Posts

Jul 27, 2015
A talk on computational game theory in Sagemath
Today, Cardiff University, School of Mathematics students: James Campbell, Hannah Lorrimore as well as Google Summer of Code student Tobenna P. Igwe (PhD student at the University of Liverpool) as well as I presented the current game theoretic capabilities of Sagemath.
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Jul 23, 2015
Using the two thirds of the average game in class
This past week I have been delighted to have a short pedagogic paper accepted for publication in MSOR Connections. The paper is entitled: “Playing Games: A Case Study in Active Learning Applied to Game Theory”. The journal is open access and you can see a pre print here. As well as describing some literature on active learning I also present some data I’ve been collecting (with the help of others) as to how people play two subsequent plays of the two thirds of the average game (and talk about another game also).
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Jun 25, 2015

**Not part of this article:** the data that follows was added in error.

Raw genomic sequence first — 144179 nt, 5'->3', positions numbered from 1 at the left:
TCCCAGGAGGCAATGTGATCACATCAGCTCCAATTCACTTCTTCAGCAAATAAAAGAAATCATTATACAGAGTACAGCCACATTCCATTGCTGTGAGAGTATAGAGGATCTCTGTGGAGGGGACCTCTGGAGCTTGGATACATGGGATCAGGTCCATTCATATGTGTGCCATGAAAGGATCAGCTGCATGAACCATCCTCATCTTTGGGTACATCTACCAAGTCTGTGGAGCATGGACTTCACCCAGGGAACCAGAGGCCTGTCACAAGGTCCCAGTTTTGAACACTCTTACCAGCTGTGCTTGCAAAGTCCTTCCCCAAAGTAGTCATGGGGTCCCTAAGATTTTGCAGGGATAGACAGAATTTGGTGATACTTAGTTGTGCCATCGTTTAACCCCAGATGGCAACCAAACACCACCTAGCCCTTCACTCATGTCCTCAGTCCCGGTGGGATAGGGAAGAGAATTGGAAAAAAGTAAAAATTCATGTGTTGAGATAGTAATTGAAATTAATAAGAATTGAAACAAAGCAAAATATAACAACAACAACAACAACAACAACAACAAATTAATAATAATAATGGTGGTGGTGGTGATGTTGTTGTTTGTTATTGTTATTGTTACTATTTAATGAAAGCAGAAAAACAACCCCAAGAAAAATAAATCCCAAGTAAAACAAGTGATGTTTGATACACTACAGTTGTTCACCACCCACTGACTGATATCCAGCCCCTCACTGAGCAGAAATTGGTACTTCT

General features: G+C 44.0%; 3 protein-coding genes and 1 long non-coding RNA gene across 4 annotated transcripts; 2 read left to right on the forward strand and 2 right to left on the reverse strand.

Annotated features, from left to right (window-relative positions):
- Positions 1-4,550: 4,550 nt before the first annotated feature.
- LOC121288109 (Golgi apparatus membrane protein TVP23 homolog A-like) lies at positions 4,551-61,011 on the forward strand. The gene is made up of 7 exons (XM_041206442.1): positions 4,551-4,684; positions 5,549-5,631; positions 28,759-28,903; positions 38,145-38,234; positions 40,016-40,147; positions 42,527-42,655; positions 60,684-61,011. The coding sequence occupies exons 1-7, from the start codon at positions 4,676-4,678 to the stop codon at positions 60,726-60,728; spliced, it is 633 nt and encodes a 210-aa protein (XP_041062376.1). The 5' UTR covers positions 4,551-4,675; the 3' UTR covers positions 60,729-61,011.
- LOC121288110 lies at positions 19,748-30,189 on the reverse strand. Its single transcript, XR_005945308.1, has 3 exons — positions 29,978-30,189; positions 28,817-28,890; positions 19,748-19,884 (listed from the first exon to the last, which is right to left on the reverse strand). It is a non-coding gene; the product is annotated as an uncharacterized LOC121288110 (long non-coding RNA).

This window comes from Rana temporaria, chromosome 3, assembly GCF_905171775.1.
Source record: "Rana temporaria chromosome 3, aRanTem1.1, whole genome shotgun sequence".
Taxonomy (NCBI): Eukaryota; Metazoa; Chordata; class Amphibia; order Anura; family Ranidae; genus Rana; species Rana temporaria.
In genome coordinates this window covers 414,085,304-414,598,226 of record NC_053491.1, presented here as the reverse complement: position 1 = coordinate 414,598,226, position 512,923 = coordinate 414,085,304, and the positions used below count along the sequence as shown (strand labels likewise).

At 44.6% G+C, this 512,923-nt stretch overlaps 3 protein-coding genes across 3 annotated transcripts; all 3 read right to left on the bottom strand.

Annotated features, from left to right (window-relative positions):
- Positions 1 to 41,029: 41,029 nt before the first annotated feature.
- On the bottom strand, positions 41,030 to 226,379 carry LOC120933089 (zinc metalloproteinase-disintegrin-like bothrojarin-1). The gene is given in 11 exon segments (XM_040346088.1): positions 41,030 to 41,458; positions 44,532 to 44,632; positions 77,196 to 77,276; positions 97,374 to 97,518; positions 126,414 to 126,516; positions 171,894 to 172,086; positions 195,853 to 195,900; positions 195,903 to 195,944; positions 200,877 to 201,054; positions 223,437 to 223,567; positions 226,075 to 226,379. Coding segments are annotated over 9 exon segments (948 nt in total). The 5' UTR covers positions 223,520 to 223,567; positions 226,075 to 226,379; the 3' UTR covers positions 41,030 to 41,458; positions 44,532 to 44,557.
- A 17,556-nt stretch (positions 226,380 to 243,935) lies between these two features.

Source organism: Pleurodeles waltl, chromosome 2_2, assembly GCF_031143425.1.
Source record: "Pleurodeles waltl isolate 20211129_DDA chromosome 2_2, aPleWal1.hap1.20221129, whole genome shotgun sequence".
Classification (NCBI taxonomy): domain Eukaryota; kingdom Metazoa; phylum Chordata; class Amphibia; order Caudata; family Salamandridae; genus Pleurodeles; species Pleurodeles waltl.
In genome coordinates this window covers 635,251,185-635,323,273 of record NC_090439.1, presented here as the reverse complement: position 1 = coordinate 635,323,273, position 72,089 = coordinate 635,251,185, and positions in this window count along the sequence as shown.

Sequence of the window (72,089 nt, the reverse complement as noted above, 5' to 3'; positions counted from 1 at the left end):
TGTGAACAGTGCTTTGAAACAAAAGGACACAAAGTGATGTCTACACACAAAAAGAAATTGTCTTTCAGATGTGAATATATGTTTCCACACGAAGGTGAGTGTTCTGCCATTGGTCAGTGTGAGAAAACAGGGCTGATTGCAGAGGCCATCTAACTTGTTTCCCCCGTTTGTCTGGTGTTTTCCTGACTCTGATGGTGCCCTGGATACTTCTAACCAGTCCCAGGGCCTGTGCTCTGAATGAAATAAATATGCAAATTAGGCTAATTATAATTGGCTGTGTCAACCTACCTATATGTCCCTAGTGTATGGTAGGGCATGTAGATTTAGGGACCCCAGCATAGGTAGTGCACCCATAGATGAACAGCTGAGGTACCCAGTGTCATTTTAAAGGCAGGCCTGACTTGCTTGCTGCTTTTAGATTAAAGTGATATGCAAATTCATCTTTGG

On testing degeneracy of bimatrix games
We (James Campbell and Vince Knight are writing this together) have been working on implementing code in Sage to test if a game is degenerate or not. In this post we’ll prove a simple result that is used in the algorithm that we are/have implemented.
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Jun 14, 2015
Python, natural language processing and predicting funny
Every year there is a big festival in Edinburgh called the fringe festival. I blogged about this a while ago, in that post I did a very basic bit of natural language processing aiming to try and identify what made things funny. In this blog post I’m going to push that a bit further by building a classification model that aims to predict if a joke is funny or not. (tldr: I don’t really succeed but but that’s mainly because I have very little data  having more data would not necessarily guarantee success either but the code and approach is what’s worth taking from this post… 😪).
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May 4, 2015
Code on cake, poker and a number theory classification web app
I have just finished writing feedback and obtaining marks for my first year students’ presentations. These presentations follow 11 weeks during which students formed companies and worked together to come up with a ‘product’ which had to involve mathematics and code (this semester comes just after 11 weeks of learning Python and Sage). In this post I’ll briefly describe some of the great things that the students came up with.
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